The trends keep coming. This time the 2010 food trend predictions are from The Food Channel, based on research conducted in conjunction with CultureWaves and the International Food Futurists. Check here for the full list. I’ve highlighted a few of the trends below.
You are what you eat, and we are big into understanding ourselves. That’s what’s leading this trend — our constant need for assurance that we are eating the right things, that our food is safe, that we are not ingesting pesticides or anything that will someday prove harmful. If we can provide jobs, help the economy, protect animals and ensure a sustained food supply at the same time, well, that’s all the better.
Call it food vetting, sourcing or whatever you want — the issue is that people are asking where their food comes from. We call it the “new luxury food” because it can be more expensive to include that traceability into delivery, but we want it anyway. It’s everything from looking for mercury-safe seafood to wanting to know that humane treatment was given to farm animals. It’s about no hormones in meats, and organically-grown fruits and vegetables. It’s about Fair Trade chocolate and spices.
It’s about branded meat coming into its own so that you can trust the source and make your choices based on what the animals were fed, where they were pastured and how they were slaughtered. Expect to see more like what Dean & Deluca is doing with its Brandt Beef, from single family natural beef producers.
We might even begin tagging our food so we can follow it from source, to purchase to table. While society is more than one step removed from much of its food source these days, food vetting is an attempt to pull us closer and give us an element of control. We want to know where our food comes from, how it’s grown and harvested and whether it’s truly good for us or not.
Sustainability has gone mainstream. Unlike a year ago, when people were somewhat afraid to use the word, now it flows trippingly off the tongue. America in particular is just now learning how to be sustainable, and Americans are holding themselves responsible. They aren’t doing this to create an illusion — there are a lot of “green echo” people out there trying to make it look like they are green. In 2010, we’ll see people and companies becoming sustainable for authentic reasons; they are doing it to make a difference.
If we are gong local and sustainable, some things are going to change. “Nearby” and “hometown” may help clarify that “local” designation. After all, how does a town like Las Vegas, that doesn’t really grow anything, offer local vegetables?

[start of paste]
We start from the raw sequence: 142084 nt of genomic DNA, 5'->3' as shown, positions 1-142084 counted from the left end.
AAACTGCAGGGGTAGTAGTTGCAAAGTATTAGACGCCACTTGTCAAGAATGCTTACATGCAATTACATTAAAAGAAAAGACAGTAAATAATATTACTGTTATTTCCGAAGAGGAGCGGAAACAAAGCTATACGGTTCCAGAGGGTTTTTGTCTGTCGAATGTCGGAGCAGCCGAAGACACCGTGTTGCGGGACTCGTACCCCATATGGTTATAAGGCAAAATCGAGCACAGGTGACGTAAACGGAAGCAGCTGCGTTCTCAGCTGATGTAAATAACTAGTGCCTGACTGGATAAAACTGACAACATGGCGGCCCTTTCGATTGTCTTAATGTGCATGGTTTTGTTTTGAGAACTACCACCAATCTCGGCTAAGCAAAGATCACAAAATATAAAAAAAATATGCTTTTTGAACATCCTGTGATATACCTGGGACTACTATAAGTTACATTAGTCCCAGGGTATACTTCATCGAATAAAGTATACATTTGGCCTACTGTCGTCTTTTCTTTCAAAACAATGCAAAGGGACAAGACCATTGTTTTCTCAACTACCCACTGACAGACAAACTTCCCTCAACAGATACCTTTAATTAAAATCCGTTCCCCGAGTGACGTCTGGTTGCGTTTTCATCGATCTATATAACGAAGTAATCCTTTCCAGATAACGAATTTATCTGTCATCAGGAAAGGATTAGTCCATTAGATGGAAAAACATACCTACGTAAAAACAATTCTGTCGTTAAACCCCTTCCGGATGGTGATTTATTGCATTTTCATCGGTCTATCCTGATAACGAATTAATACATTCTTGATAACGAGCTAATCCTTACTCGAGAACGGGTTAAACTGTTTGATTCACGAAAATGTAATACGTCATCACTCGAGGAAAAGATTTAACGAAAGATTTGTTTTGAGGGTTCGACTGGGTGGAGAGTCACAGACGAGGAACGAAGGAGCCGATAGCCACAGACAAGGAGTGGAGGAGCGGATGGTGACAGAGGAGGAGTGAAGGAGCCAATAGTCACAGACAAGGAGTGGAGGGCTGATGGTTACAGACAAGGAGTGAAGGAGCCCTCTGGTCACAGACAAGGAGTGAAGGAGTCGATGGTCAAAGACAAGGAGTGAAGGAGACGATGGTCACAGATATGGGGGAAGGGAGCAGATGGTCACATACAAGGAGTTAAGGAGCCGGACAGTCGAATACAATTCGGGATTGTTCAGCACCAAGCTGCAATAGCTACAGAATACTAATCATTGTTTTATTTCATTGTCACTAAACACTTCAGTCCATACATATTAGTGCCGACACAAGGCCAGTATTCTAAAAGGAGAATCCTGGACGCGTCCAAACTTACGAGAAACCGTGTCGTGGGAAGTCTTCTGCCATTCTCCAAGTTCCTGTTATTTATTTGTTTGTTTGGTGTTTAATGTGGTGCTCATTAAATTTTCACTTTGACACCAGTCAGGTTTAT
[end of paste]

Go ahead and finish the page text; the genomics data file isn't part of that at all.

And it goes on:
With packaging, you’ll see more bamboo and biodegradable, and “nude food” that is more transparent with less packaging. Eating local, seasonal and fresh will be recognized as a sustainable way to eat. We’ll see more grass fed beef, which is all about sustainability and flavor. We are assimilating sustainability and making it work for us instead of fighting it.
Keeping it Real
In a back-to-basics economy perhaps it is natural to return to basic ingredients. This isn’t about retro, or comfort food, or even cost. It’s about determining the essentials and stocking your pantry accordingly. It is about pure, simple, clean and sustainable. It is—dare we say—a shift from convenience foods to scratch cooking, now that we have more time than money and more food knowledge and concerns.
It is a natural shift, when you think about it. The trend is toward concentrating on quality, basic ingredients and building a menu from there. That’s where the value is going to be in 2010. It’s partially based on how chefs eat at home—something we all know more about thanks to the increase in sharing from celebrity chefs, cooking shows and foodie blogs. It’s economy driven to a point, but think about it—we aren’t all digging out the Spam®. Instead, we’re exploring the extendability of known ingredients to prepare ourselves for the long haul of economic recovery.
Basic ingredients are trending high because people are still eating more at home, and they need a foundation for nightly meals. Expect to see more education that focuses on what you need in your refrigerator and pantry. Expect online shopping to focus less on luxury items and more on basics. People will be willing to spend more of their money on basics and will find that, in the long run, they end up spending less because they have less waste, higher quality and more value.
This will include some variety and the general acceptance of “new basic,” with some items we consider essential that our grandmothers may not have used—for example, olive and other oils in different flavors and styles. So while we are keeping it real, we’ll also be redefining what the staples are in many kitchens. We’ve already made a substantial shift in how we shop, prepare food, and eat, and we don’t expect this to change even if the economy improves. We are done with excess, and ready to knuckle down for an extended period to the essentials of life and of food.